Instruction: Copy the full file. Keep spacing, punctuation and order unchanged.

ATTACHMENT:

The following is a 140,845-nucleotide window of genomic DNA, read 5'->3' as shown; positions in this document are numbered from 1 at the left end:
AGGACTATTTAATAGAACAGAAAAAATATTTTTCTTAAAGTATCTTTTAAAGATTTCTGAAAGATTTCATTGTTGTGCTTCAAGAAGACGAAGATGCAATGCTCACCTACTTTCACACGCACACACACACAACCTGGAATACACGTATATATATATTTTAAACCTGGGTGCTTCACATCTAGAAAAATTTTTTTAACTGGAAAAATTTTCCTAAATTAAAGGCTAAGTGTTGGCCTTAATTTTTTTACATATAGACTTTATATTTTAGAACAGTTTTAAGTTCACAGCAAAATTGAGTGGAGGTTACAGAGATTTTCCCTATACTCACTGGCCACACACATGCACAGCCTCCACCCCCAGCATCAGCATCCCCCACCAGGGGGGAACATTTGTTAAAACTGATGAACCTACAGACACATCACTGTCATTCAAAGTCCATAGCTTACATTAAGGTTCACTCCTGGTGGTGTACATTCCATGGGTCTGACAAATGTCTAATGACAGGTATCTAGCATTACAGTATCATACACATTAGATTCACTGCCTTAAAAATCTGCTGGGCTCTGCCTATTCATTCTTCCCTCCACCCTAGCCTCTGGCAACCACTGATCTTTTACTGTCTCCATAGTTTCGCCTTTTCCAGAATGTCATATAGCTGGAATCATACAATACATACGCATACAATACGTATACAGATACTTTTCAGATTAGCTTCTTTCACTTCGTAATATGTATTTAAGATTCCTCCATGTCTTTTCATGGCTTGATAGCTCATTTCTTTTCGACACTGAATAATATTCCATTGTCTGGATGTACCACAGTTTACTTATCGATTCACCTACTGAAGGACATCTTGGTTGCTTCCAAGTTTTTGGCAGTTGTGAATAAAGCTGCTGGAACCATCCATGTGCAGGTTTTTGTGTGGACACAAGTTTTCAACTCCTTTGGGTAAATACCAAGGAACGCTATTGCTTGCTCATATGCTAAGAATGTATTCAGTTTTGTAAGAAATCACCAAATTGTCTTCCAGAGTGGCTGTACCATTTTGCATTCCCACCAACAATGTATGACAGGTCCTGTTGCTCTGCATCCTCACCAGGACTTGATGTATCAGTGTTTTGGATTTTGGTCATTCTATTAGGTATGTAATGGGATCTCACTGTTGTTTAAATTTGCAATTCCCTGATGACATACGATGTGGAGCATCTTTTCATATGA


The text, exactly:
The following is a 140,845-nucleotide window of genomic DNA, read 5'->3' as shown; positions in this document are numbered from 1 at the left end:
AGGACTATTTAATAGAACAGAAAAAATATTTTTCTTAAAGTATCTTTTAAAGATTTCTGAAAGATTTCATTGTTGTGCTTCAAGAAGACGAAGATGCAATGCTCACCTACTTTCACACGCACACACACACAACCTGGAATACACGTATATATATATTTTAAACCTGGGTGCTTCACATCTAGAAAAATTTTTTTAACTGGAAAAATTTTCCTAAATTAAAGGCTAAGTGTTGGCCTTAATTTTTTTACATATAGACTTTATATTTTAGAACAGTTTTAAGTTCACAGCAAAATTGAGTGGAGGTTACAGAGATTTTCCCTATACTCACTGGCCACACACATGCACAGCCTCCACCCCCAGCATCAGCATCCCCCACCAGGGGGGAACATTTGTTAAAACTGATGAACCTACAGACACATCACTGTCATTCAAAGTCCATAGCTTACATTAAGGTTCACTCCTGGTGGTGTACATTCCATGGGTCTGACAAATGTCTAATGACAGGTATCTAGCATTACAGTATCATACACATTAGATTCACTGCCTTAAAAATCTGCTGGGCTCTGCCTATTCATTCTTCCCTCCACCCTAGCCTCTGGCAACCACTGATCTTTTACTGTCTCCATAGTTTCGCCTTTTCCAGAATGTCATATAGCTGGAATCATACAATACATACGCATACAATACGTATACAGATACTTTTCAGATTAGCTTCTTTCACTTCGTAATATGTATTTAAGATTCCTCCATGTCTTTTCATGGCTTGATAGCTCATTTCTTTTCGACACTGAATAATATTCCATTGTCTGGATGTACCACAGTTTACTTATCGATTCACCTACTGAAGGACATCTTGGTTGCTTCCAAGTTTTTGGCAGTTGTGAATAAAGCTGCTGGAACCATCCATGTGCAGGTTTTTGTGTGGACACAAGTTTTCAACTCCTTTGGGTAAATACCAAGGAACGCTATTGCTTGCTCATATGCTAAGAATGTATTCAGTTTTGTAAGAAATCACCAAATTGTCTTCCAGAGTGGCTGTACCATTTTGCATTCCCACCAACAATGTATGACAGGTCCTGTTGCTCTGCATCCTCACCAGGACTTGATGTATCAGTGTTTTGGATTTTGGTCATTCTATTAGGTATGTAATGGGATCTCACTGTTGTTTAAATTTGCAATTCCCTGATGACATACGATGTGGAGCATCTTTTCATATGA